Carburizing and carbonitriding are thermochemical treatments, usually conducted at temperatures in the range of 800 – 970C, and is the first stage of case-hardening. These processes change the chemical composition of the surface of a low-carbon steel component so that subsequent fast cooling can be attained by quenching resulting in a hard case combined with a soft/tougher core. Quenching is normally followed by a low-temperature tempering / stress relieving treatment.
In carburizing, controlled levels of carbon are introduced at the surface and are allowed to diffuse at a controlled depth. Whereas in carbonitriding, nitrogen is also imparted along with the carbon in order to improve the case hardenability and surface wear resistance. It is to be noted that carbonitrided part always have more retained austenite than carburizing. The heat treater employs a variety of processing media to achieve these objectives, including controlled gaseous atmospheres and ect.
Depending upon process temperature, duration and media, case depths can be produced within a wide range from less than 0.1mm up to total depths of 5.5mm (e. g. heavy transmission parts). Case depths imparted by carbonitriding, generally used for small components are limited to no more than 0.75 mm by practical considerations.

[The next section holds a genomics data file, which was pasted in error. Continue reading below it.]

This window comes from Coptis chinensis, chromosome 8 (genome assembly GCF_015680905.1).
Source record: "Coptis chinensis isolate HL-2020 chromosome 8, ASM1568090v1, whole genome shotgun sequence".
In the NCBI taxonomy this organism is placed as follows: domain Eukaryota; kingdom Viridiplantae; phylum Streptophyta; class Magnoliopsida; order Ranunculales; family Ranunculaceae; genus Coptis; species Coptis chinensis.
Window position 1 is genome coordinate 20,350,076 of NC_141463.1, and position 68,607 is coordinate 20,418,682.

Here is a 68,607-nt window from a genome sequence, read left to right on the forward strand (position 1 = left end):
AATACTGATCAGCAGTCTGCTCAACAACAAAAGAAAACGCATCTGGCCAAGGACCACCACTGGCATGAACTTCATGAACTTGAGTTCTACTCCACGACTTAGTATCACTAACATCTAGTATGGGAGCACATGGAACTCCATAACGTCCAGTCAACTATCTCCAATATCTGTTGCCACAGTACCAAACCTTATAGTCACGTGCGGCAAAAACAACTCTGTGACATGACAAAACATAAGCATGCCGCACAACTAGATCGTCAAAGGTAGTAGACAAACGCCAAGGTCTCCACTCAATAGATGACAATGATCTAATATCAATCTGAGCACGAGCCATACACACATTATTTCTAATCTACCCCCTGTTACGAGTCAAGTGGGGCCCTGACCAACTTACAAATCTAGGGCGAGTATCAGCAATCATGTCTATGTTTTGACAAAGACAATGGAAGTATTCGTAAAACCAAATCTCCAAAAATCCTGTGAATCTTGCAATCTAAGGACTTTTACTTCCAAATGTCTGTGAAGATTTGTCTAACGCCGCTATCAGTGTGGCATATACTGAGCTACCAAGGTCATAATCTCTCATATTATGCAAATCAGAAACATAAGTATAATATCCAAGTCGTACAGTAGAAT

It should be noted that maximum hardness of a case-hardened part is not maintained throughout the full depth of the case: part-way through the case, hardness begins to reduce progressively until it reaches the core hardness. It is therefore important to not grind a case-hardened part excessively, in order to avoid the resulting surface hardness and strength getting significantly diminished.
Core properties are predominantly determined by the type of steel / section size and can only be changed marginally without adversely affecting surface hardness.